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THERE is a widely accepted idea that football emerged from working-class culture, went through a golden age as the people’s game and then sold its soul to Sky, Adidas and Coca Cola.
But Soccer vs the State, Gabriel Kuhn's lively and painstaking examination of the sport’s hidden history and competing cultures, reveals a more complex narrative.
The book is full of surprises. In the early 19th century football was played by future captains of industry and administrators of empire, though this changed in the 1880s when professionalisation attracted young men seeking an escape from factory work. With professional players came working-class crowds keen to watch their mates.
Another revelation concerns women’s participation — we are currently witnessing a revival, not a genesis. Women participated in medieval village matches and were excluded only when public schools appropriated the game.
There was renewed interest in women’s football in WWI and in 1920 Dick, Kerrs Ladies from Preston beat St Helens Ladies before a record crowd of 53,000 at Goodison Park. The response of the FA was to introduce a ban, not lifted until 1971, and to encourage international prohibition of women players.
Kuhn highlights the tension football provokes between workers and bosses on every continent, using archived pamphlets, manifestos, interviews and news clippings and a complex picture emerges of a Jekyll-and-Hyde sport.
There is evidence of it being a counter-revolutionary activity fostering greed, corruption, sectarianism and nationalism but there are also examples of teamwork on the pitch promoting working-class solidarity. An example is the late Aboriginal activist Charlie Perkins, who said that the Greek and Croatian soccer teams of Adelaide were the first groups to recognise him as a person.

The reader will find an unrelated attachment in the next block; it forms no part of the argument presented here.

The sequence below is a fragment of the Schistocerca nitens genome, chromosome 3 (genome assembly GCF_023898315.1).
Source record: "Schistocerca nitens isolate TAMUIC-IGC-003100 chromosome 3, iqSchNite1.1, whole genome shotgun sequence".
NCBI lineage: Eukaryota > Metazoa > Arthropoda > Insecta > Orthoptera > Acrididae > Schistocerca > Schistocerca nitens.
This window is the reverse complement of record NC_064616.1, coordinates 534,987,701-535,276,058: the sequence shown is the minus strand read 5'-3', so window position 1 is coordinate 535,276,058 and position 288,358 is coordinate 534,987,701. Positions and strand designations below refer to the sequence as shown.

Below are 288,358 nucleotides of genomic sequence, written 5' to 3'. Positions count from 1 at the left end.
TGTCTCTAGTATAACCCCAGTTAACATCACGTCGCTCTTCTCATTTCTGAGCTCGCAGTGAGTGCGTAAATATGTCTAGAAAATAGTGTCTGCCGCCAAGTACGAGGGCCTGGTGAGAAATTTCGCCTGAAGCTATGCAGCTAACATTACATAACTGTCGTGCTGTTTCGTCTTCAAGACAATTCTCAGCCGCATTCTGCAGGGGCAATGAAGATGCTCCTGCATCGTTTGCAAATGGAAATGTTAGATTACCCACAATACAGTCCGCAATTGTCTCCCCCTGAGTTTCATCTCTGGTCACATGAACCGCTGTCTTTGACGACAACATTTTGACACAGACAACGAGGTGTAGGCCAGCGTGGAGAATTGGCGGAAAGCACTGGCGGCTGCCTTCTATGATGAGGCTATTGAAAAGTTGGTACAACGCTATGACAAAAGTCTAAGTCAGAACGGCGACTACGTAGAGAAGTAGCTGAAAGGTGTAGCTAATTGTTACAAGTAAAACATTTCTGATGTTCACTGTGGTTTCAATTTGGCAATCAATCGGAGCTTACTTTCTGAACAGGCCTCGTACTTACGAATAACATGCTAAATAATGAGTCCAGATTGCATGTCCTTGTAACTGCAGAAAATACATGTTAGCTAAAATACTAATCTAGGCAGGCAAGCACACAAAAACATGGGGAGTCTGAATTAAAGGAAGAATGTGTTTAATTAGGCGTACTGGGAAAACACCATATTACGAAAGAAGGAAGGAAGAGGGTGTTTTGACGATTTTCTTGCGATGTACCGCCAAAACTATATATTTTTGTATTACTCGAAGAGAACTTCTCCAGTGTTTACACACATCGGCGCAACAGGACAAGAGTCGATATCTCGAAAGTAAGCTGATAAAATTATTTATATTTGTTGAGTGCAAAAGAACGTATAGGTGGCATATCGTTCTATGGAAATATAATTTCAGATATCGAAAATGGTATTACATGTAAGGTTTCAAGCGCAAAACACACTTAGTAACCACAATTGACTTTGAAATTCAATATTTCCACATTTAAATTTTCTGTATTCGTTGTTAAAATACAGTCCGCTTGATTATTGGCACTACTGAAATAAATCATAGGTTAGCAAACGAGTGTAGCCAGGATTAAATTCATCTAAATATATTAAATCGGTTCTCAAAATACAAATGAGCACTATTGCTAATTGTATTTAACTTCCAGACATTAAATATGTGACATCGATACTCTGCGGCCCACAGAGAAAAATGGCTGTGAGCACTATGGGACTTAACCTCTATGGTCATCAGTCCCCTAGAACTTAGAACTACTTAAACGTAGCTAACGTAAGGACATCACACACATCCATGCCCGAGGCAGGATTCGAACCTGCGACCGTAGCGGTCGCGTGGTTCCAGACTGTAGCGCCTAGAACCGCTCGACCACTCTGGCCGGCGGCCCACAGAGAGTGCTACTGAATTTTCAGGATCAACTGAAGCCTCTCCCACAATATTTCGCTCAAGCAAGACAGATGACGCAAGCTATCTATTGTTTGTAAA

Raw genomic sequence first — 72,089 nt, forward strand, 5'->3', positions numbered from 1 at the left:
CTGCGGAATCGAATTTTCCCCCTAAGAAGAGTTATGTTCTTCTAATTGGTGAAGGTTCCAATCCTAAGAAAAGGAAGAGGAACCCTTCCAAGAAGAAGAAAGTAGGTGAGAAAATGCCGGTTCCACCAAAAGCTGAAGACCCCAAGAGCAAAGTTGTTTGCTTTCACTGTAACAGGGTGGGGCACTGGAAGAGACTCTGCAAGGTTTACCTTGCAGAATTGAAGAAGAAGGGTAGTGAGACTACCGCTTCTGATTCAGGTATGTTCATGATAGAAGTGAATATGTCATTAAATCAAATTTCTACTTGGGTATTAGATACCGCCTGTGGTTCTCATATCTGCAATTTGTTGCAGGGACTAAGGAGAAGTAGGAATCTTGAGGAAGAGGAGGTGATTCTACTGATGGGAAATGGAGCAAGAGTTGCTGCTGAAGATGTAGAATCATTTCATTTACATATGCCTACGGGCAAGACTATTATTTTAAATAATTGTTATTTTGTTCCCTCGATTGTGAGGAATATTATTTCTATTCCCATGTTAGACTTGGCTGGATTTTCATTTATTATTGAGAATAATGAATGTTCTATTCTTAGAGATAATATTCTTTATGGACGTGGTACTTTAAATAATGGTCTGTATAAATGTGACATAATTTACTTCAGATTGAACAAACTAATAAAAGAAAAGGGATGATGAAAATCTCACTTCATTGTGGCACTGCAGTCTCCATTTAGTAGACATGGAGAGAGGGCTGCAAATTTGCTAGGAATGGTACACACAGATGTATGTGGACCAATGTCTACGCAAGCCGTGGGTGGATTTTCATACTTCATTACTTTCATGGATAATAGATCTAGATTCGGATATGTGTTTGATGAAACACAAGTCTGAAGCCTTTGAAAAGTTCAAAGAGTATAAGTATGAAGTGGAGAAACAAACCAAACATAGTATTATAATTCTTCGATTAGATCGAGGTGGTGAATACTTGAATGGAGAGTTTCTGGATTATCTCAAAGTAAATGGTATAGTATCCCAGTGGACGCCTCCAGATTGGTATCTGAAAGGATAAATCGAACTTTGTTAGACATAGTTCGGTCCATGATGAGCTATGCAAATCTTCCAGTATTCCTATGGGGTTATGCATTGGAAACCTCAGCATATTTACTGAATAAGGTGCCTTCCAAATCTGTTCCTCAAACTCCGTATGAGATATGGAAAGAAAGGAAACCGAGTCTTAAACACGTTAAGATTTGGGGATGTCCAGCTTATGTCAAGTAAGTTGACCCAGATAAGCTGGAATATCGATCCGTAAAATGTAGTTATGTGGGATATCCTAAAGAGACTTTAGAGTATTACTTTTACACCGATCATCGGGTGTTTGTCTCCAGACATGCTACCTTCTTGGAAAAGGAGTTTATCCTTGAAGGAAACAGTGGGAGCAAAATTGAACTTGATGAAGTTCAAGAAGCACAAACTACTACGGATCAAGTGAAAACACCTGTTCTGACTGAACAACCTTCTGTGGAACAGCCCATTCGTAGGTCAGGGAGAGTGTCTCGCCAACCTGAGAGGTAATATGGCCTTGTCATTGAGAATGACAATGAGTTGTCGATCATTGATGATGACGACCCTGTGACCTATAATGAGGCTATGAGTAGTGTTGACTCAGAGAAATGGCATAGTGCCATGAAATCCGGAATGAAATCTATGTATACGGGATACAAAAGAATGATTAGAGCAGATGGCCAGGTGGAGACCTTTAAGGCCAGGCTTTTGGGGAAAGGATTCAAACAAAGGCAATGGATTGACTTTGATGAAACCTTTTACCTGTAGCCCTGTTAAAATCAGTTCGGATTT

The book provides fascinating snippets of information on activism, racism, anti-fascism, corporate influences on accessibility, bigotry and internationalism yet the author’s impressive archive and interview-based research, and his rich and varied presentation of information, is slightly compromised by the book’s structural flaws.
The thematic similarity of some chapters leads to repetition of ideas and makes it hard for readers to refer back to specific information and narratives. But Kuhn offers a cornucopia of anecdotes, facts, life histories and extracts to create a fragmented yet fascinating picture of a sport facing profound risks and possibilities.
This new second edition covers the development of feminist clubs, the contribution of ultra fans to the fall of Mubarak in Egypt and the impact of the Fifa corruption scandal and it is an invaluable resource at a time in which football risks destruction by the greed of club owners and their corporate partners.
At the same time it celebrates the game’s potential for building social cohesion and alternative forms of community.
Soccer vs the State is published by PM Press, price £15.99
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